A dangerous and insanitary notice was issued by the Invercargill City Council, requiring the building to be made weathertight, immediate cessation of occupation, and protection measures for reopening the footpath and road reserve. 
    The owner, given until March 1 to comply, has secured the roofing, placed shipping containers for safety, and is working to reopen the road lane. 
    Dealing with consultants and structural engineers has been a stressful and expensive process. 
    Options for the building's future include reinstatement and potential sale or demolition, but the heritage-one status complicates the process. 
    The owner bought the building before earthquake strengthening laws and when insurance was less expensive. 
    The council, acknowledging the owner's responsiveness, is working with her to ensure public access while she considers the building's future. 
    Demolition has not been discussed, as the current notice focuses on managing immediate risks and providing time for considering all options.
    Read the article

Some economists predict OCR cut earlier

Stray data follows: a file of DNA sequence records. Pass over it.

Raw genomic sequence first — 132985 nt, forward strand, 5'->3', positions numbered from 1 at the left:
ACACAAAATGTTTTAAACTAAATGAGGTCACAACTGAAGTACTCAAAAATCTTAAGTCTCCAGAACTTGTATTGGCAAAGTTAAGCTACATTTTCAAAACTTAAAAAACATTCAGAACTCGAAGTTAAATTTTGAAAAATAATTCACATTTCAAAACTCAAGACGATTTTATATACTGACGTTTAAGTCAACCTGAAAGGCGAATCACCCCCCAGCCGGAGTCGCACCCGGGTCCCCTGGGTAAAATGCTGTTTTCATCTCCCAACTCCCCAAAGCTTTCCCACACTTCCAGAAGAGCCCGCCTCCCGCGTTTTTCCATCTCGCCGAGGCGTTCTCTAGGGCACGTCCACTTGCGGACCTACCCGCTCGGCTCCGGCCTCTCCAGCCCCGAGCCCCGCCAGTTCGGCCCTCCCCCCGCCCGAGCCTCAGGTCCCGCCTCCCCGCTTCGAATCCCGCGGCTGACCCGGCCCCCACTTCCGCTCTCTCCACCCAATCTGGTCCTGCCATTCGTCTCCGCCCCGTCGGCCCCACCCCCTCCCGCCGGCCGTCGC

Economists suggest a potential earlier drop in the OCR in August, contrary to earlier expectations of a start in 2025 or the Reserve Bank's mid-next year forecast. 
    Gareth Kiernan of Infometrics predicts a rate cut in August due to lower inflation in the system, indicating the Reserve Bank's previous interest rate increases have been effective. 
    ANZ also anticipates a rate cut in August, leading to a gradual reduction to 3.5% over 12 months, considering factors like inflation and rising unemployment. 
    ASB adjusted its prediction for a rate cut to August in December 2023. 
    Some economists, like Kelly Eckhold of Westpac, do not expect a rate move this year, while Jarrod Kerr of Kiwibank, initially anticipating a May cut, now suggests a possible delay to November, waiting for inflation to fall below 3%.
    Read the article

RBNZ’s OCR behaviour in review